“The last player standing” – Swenson Granite’s Concord quarry shuttered after 140-year-history

Tim Wickland moves a giant hunk of granite in 1987.

Tim Wickland moves a giant hunk of granite in 1987. KEN WILLIAMS / File photo

Walter Carlson, left, and David Swenson hand splint granite in 1979.

Walter Carlson, left, and David Swenson hand splint granite in 1979. KEN WILLIAMS

Work continues at the Swenson Granite Works quarry in Concord on Tuesday, Sept. 20, 2016. The 133-year-old family-owned company has been sold to Polycor, a Quebec City company. (ELIZABETH FRANTZ / Monitor staff)

Work continues at the Swenson Granite Works quarry in Concord on Tuesday, Sept. 20, 2016. The 133-year-old family-owned company has been sold to Polycor, a Quebec City company. (ELIZABETH FRANTZ / Monitor staff) Elizabeth Frantz

Work continues at the Swenson Granite Works quarry in Concord on Tuesday, Sept. 20, 2016. The 133-year-old family-owned company has been sold to Polycor, a Quebec City company. (ELIZABETH FRANTZ / Monitor staff)

Work continues at the Swenson Granite Works quarry in Concord on Tuesday, Sept. 20, 2016. The 133-year-old family-owned company has been sold to Polycor, a Quebec City company. (ELIZABETH FRANTZ / Monitor staff) Elizabeth Frantz

In a 2018 photo, an overview of the deep 250-foot quarry area at Swenson Granite. It is time-consuming and expensive to move things and people into and out of a 250-foot hole. The difficulty isn’t just in hauling up 20-ton blocks of stone after they have been cut.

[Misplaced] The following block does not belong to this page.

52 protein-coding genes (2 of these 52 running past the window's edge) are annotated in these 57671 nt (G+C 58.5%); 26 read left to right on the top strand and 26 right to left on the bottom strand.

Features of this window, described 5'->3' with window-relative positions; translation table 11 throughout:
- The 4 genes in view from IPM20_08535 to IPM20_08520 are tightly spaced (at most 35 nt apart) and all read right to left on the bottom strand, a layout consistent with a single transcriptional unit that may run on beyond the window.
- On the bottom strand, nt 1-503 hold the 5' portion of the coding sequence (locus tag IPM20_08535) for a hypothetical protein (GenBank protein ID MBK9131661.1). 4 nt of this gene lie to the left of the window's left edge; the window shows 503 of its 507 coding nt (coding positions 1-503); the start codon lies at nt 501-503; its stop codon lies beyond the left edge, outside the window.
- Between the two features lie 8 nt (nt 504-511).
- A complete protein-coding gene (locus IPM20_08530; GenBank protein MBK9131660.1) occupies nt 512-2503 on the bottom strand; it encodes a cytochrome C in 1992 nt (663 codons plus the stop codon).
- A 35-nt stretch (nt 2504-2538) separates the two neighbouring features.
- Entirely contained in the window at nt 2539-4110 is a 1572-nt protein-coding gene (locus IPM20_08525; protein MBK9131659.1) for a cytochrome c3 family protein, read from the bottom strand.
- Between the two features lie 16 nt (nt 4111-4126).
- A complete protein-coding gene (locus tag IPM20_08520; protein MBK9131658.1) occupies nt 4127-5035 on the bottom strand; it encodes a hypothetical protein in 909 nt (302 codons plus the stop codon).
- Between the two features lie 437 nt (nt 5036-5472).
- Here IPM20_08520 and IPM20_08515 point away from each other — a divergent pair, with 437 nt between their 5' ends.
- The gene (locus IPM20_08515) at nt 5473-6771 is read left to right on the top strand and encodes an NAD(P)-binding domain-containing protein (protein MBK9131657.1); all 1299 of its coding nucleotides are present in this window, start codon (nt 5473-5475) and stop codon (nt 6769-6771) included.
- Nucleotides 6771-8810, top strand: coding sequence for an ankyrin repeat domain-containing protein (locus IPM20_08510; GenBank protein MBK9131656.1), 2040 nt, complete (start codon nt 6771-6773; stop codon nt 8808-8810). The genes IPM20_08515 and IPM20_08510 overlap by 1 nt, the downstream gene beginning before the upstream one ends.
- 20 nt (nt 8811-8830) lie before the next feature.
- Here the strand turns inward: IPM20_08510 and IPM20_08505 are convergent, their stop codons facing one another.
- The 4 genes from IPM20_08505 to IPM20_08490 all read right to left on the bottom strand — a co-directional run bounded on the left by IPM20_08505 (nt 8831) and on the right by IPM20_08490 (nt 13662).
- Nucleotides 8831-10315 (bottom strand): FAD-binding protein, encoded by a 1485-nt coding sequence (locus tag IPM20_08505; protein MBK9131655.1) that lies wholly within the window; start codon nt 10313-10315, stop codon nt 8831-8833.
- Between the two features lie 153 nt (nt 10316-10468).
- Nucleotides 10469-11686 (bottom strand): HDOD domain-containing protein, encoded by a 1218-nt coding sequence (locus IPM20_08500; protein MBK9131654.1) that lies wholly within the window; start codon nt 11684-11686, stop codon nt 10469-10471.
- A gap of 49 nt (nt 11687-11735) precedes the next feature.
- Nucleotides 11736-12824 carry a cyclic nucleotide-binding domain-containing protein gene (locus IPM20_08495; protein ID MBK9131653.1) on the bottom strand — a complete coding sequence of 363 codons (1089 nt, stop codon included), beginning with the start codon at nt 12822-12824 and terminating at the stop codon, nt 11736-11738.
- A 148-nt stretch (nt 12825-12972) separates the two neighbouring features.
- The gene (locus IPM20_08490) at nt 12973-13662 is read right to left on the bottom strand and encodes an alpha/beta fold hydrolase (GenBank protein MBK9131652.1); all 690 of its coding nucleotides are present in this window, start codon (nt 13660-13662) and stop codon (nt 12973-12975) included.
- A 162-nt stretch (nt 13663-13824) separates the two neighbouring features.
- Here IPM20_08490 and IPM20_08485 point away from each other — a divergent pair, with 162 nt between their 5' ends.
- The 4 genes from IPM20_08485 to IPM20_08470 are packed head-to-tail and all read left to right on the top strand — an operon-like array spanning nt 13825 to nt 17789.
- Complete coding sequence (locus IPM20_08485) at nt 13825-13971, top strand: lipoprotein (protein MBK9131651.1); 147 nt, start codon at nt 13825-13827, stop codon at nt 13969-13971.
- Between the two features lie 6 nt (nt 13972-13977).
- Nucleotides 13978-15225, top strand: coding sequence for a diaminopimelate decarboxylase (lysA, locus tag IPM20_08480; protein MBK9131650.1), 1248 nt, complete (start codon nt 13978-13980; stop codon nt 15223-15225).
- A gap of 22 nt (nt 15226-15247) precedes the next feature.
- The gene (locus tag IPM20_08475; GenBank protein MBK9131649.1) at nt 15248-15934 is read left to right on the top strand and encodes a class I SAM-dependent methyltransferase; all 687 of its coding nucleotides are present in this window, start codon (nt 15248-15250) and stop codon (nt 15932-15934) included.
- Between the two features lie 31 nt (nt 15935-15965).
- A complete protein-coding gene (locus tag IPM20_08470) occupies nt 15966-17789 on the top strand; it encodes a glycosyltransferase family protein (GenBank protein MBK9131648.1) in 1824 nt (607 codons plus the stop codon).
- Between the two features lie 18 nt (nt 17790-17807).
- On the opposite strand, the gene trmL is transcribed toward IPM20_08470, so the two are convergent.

In a 2018 photo, an overview of the deep 250-foot quarry area at Swenson Granite. It is time-consuming and expensive to move things and people into and out of a 250-foot hole. The difficulty isn’t just in hauling up 20-ton blocks of stone after they have been cut. GEOFF FORESTER / Monitor file photo

Pieces of granite to be turned into crushed stone are seen at Swenson Granite Works in Concord on Tuesday, Sept. 20, 2016. The 133-year-old family-owned company has been sold to Polycor, a Quebec City company. (ELIZABETH FRANTZ / Monitor staff)

Pieces of granite to be turned into crushed stone are seen at Swenson Granite Works in Concord on Tuesday, Sept. 20, 2016. The 133-year-old family-owned company has been sold to Polycor, a Quebec City company. (ELIZABETH FRANTZ / Monitor staff) Elizabeth Frantz

Chairman of the board and great-grandson of the company founder, Kurt Swenson talks about operations at Swenson Granite Works from the quarry ridge in Concord on Tuesday, Sept. 20, 2016. The 133-year-old family-owned company has been sold to Polycor, a Quebec City company. (ELIZABETH FRANTZ / Monitor staff)

Chairman of the board and great-grandson of the company founder, Kurt Swenson talks about operations at Swenson Granite Works from the quarry ridge in Concord on Tuesday, Sept. 20, 2016. The 133-year-old family-owned company has been sold to Polycor, a Quebec City company. (ELIZABETH FRANTZ / Monitor staff) Elizabeth Frantz

Swenson workers pose for a photo in the late 19th century.

Swenson workers pose for a photo in the late 19th century. COURTESY—Crosscurrents of Change